/kee"rin"/, n.Older Spelling. Jilin.
* * *Introductionsheng (province) of the Northeast region of China (formerly called Manchuria). It borders Russia to the east, North Korea to the southeast, the Chinese provinces of Liaoning to the south and Heilungkiang to the north, and the Inner Mongolia Autonomous Region to the west. It has an area of about 72,200 square miles (187,000 square kilometres). The capital is Ch'ang-ch'un.Physical and human geographyThe landThe province may be divided into three parts: the eastern mountains, the western plains, and a transitional zone of rolling hills between them. Elevation decreases from the highlands in the southeast toward the Manchurian Plain in the northwestern part of the province. The mountains of eastern Kirin take the form of parallel ranges with the Cathaysian or Sinian trend and are separated by broad valleys. The most famous of the ranges is the Ch'ang-pai Mountains (Changbai Mountains) close to the Korean border. One of its snow-covered summits is 9,000 feet (2,744 metres) above sea level—the highest peak in northeastern China. The summit is formed by a volcanic crater occupied by a lake. The range is the source of three important rivers: the Sungari, the Yalu, and the Tumen. The middle section of the Manchurian Plain (Northeast Plain) forms the northwestern part of the province and constitutes three-eighths of its area. It has a rolling topography, with an average elevation of about 650 feet above sea level.The Yalu (Yalu River) and Tumen rivers (Tumen River) flow in opposite directions along the Sino-Korean border. The Yalu runs southwest to Korea Bay, the Tumen down the Ch'ang-pai range northeastward to the Sea of Japan. The two rivers are of great strategic importance, guarding the land approaches to northeastern China from the Korean peninsula. The Sungari River is the major stream of Kirin. It flows for almost 500 miles (800 kilometres) within the province, draining an area of more than 30,000 square miles. Its upper course runs northwest in a series of rapids through heavily forested mountains before it enters the Sungari Reservoir, a man-made lake. Emerging from the reservoir, the Sungari flows past Chi-lin (Jilin) (Kirin city), situated at the head of navigation of the Sungari River and at the geographical centre of the province. The river enters the Manchurian Plain and is shortly afterward joined by its chief tributary, the Nen River, which is in fact larger than the Sungari. It then turns sharply east to run along the provincial boundary for a short distance before it leaves Kirin Province.SoilsThere are two main types of soil in the province: podzols (Podzol) in the eastern mountainous region and black earth in the western plains. The podzols occur in several forms and are of both high and low fertility. Central and western Kirin are the areas of the black earths of the Manchurian Plain. Of high fertility and containing a high percentage of organic matter, they form good arable land. The young alluvial soils along the Sungari and its tributaries also provide excellent land for cultivation. In western Kirin are saline soils, alkaline soils, and high-alkaline soils of low agricultural value.Kirin Province forms a transitional climatic zone between the northern and southern portions of China's Northeast. The winter is cold and long, and rivers are frozen for about five months; the ice on the Sungari is thick enough to support mule carts. Ch'ang-ch'un (Changchun), near the centre of China's Northeast, has mean temperatures of 2° F (−17° C) for January and 74° F (23° C) for July. It has a mean annual precipitation of about 25 inches (630 millimetres), more than 80 percent of it during the five warm months from May to September. Precipitation increases southeastward to more than 40 inches in the Ch'ang-pai Mountains area but decreases westward; the Manchurian Plain receives only 16 inches.Plant and animal lifeThe natural vegetation is prairie grass in the western plains and mixed conifer and broad-leaved deciduous forest in the eastern mountainous area. The vegetation in the eastern mountains includes tree species such as the Japanese red pine, Manchurian ash, fish-scale pine, larch, birch, oak, willow, elm, and the Manchurian walnut. In the deep mountain interior, virgin forest has been preserved. Tree types are distributed in distinct belts depending mainly on altitude: between 800 feet and 1,600 feet of elevation is the deciduous broad-leaved belt, mainly mountain willow and thumb; between 1,600 feet and 3,000 feet is found mixed coniferous and broad-leaved forest; between 3,000 feet and 5,900 feet occurs coniferous forest; and from 5,900 feet to 6,900 feet is found mountain birch.Many valuable wild animals and medicinal plants are found in the forested mountain areas. The Manchurian hare, valued for its fur, and some species of rodent such as the rat hamster and the eastern field vole are believed to be peculiar to the Manchurian forest. Among birds, finches, the buteo hawk, the needle-footed owl, the black and white barrier, and certain species of flycatcher are typical. Among semiaquatic animals, the lungless newts are notable. Certain species of snakes, such as the Schrenk racer, found in the inhabited areas of the Northeast and Korea, live in a semidomesticated state and are used to eliminate harmful rodents in orchards and gardens. The European wild boar, the common hedgehog, the Asian red deer, the harvest mouse, and the field mouse are among the more common Eurasian species. Valuable pelts include fox, chipmunk, the light-coloured polecat, the Manchurian hare, and the sable. The sable population, however, has become very small.The peopleHan (Chinese) predominate throughout the province, except in an autonomous prefecture for Koreans that is contiguous with North Korea. Most of the Manchu live in the central part of the province, in Chi-lin Municipality and T'ung-hua Prefecture. A few Hui (Chinese Muslims) are distributed in the cities and towns of the province, and some Mongolians (Mongol) are to be found in the Pai-ch'eng area in northwestern Kirin.The economyAgriculture and forestryKirin is a significant producer of soybeans, corn (maize), sugar beets, and oil-bearing crops, and its farmers earn an income well above the national average. This is in part due to the high land–labour ratio but also to the relatively high yields produced with the use of agricultural machinery and irrigation. In the eastern uplands, rice and millet are the staple produce of the Korean population.In the upper Sungari Basin, timber production for construction and milling is a major economic activity. In the eastern sections of the province, much of the forestry activity centres on pulp and paper production.Mining and power resourcesThe major minerals of the province include coal, iron ore, copper, zinc, and gold. Coal is found in the southeast, near the Yalu River border with North Korea. Many smaller local mines also supply provincial needs. The major hydroelectric power installation, the Feng-man (Fengman Dam) station on the Sungari River southeast of Chi-lin, was built by the Japanese during World War II and rebuilt by the Soviets in the 1950s.Kirin is relatively highly industrialized and is a major producer of chemicals, machine tools, power, and forest products. Originally a lumbering and food-processing centre, the province acquired a heavy industrial base during the Japanese occupation of 1931–45. It was a major beneficiary of Soviet investment in the mid-1950s, acquiring an automotive industry and metals and fabrication industries. In the 1960s the Feng-man hydroelectric power station made possible the development of chemical and ferro-alloy industries. Most industry is concentrated in the two largest cities in the province—Ch'ang-ch'un and Chi-lin.Most of the municipalities and counties in the province have direct access to a rail line. The Sungari is the main artery of the inland navigation network. Its tributary the Hui-fa River and the Tumen River are both navigable by wooden vessels. The Yalu is navigable by steamers up to Yü-shu-lin-tzu and by wooden vessels above that point. The highway network has regional centres at Ch'ang-ch'un, Chi-lin, Yen-chi, and T'ung-hua.Administration and social conditionsKirin was one of the Manchurian provinces until the Communists subordinated the region to the Northeast Military Administrative Commission in 1950. In 1954 the province was enlarged through the addition of a strip of territory annexed from northern Liaoning, including the cities of Ssu-p'ing, Liao-yüan, and T'ung-hua and a portion of Heilungkiang's steppe district near Pai-ch'eng. After 1954, with the abolition of the regional government, the province came under direct administration of the central government. Kirin is divided into two prefectures (ti'ch'ü), one autonomous prefecture (tzu-chih-chou), and five prefecture-level municipalities (shih). The province is further divided into counties, some of which are under the control of the municipalities or are autonomous counties established for minority nationalities.Kirin's educational facilities are well developed, with more than 30 universities and other post-secondary institutions. Overall literacy rates are significantly higher than the national average, as is the proportion of the population with at least a primary level education. Medical services are provided by hospitals and clinics staffed by medical workers, including doctors and practitioners of Chinese medicine.HistoryIn early modern times the Kirin region was inhabited by groups of steppe and forest dwellers and was at times loosely united politically by leaders who presented tribute of furs, ginseng, and pearls at the court of the Ming emperors of China. In the late 16th century the Hurka tribe dominated the region before being defeated by the Manchu leader Nurhachi. After the establishment of the Ch'ing (Qing dynasty), or Manchu, dynasty in 1644, the region was at first directly administered by a military governor posted in the town of Chi-lin, and the region was thereafter referred to as Kirin.Despite the Ch'ing government policy of discouraging agricultural settlement in the Manchu homeland, large numbers of settlers from North China established farms in the region during the 18th century, a period of rapid population expansion in China proper. In 1799 the transition to an agricultural economy was officially recognized with the establishment of a prefectural government at Ch'ang-ch'un to administer the new settlements. In the late 19th century, economic development accelerated in Kirin with the building of railways and industries processing agricultural products. This development encouraged a new influx of Chinese settlers and led to conflict between Russia and Japan over economic interests in the area.Kirin was created a province in 1907, near the end of the Ch'ing dynasty, and was occupied by the Japanese Army in 1931, becoming a part of the puppet state of Manchukuo (1932–45). Just before Japan's surrender to the Allies on Aug. 15, 1945, Soviet forces entered the region, dismantled key industrial installations, and removed them to the Soviet Union. Following the withdrawal of Soviet troops, Chinese Nationalists moved in, but by 1948 they had been driven out by Chinese Communist forces.Frank Andrew Leeming Victor C. Falkenheim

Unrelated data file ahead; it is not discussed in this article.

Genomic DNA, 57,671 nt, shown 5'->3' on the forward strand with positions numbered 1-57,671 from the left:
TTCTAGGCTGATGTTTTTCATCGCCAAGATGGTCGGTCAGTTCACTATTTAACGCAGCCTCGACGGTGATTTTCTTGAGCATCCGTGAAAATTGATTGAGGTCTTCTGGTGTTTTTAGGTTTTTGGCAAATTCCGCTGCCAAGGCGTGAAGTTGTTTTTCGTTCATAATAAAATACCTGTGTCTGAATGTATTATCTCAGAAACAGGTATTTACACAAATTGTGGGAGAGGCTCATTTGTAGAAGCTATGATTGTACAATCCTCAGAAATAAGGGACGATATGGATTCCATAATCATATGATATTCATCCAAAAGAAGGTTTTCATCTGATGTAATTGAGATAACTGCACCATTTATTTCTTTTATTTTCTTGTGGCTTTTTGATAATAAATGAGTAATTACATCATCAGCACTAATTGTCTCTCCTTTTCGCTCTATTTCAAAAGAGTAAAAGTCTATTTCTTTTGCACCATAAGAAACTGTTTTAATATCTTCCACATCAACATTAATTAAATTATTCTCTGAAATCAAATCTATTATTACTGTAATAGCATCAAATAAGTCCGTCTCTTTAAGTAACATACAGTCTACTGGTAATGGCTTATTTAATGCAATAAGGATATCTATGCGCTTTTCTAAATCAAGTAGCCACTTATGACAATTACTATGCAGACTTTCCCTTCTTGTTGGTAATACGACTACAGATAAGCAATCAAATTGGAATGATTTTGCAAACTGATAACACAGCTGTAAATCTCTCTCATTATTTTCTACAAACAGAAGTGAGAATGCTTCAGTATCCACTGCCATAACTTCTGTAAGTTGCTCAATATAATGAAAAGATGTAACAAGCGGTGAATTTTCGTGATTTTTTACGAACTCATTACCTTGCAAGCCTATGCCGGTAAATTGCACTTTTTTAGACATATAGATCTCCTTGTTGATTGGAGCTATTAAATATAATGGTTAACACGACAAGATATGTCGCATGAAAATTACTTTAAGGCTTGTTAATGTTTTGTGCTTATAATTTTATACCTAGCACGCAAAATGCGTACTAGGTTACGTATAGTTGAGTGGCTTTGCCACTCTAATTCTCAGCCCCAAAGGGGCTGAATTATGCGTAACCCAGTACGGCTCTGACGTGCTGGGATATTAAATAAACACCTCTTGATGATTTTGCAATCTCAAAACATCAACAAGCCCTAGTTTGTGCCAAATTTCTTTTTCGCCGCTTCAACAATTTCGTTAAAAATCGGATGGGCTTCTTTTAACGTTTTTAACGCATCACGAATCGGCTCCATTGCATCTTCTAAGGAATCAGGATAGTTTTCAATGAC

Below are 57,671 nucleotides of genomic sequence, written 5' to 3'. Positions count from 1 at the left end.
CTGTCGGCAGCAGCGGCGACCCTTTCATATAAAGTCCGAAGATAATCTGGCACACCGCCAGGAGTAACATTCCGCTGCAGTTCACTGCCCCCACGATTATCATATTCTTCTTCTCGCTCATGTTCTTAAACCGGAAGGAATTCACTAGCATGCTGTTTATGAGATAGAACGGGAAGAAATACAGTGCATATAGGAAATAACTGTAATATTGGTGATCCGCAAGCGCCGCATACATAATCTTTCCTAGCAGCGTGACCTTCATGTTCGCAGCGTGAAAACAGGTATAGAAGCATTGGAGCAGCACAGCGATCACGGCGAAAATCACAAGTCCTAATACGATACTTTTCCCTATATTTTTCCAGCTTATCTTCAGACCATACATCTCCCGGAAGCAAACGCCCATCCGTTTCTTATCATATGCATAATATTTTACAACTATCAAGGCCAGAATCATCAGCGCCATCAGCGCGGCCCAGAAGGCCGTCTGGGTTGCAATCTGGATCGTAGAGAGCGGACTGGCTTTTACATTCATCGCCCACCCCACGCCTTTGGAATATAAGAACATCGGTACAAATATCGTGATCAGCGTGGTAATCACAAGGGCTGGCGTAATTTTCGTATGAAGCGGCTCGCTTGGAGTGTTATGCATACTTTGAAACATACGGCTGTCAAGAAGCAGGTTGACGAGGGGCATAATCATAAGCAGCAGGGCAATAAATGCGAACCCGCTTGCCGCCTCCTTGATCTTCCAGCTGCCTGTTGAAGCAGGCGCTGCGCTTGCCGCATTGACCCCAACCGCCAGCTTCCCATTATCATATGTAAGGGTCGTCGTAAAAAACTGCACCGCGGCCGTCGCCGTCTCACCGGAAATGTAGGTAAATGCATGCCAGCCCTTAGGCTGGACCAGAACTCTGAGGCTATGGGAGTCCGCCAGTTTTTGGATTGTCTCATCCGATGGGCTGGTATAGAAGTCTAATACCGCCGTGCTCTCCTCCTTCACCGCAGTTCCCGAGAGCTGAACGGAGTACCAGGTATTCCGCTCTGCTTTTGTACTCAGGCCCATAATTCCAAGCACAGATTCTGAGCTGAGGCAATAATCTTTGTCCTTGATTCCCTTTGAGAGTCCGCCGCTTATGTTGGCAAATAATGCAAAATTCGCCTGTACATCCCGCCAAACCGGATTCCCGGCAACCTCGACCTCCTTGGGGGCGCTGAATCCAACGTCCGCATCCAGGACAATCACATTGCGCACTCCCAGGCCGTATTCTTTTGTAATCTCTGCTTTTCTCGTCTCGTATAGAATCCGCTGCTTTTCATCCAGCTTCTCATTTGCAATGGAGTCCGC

* * *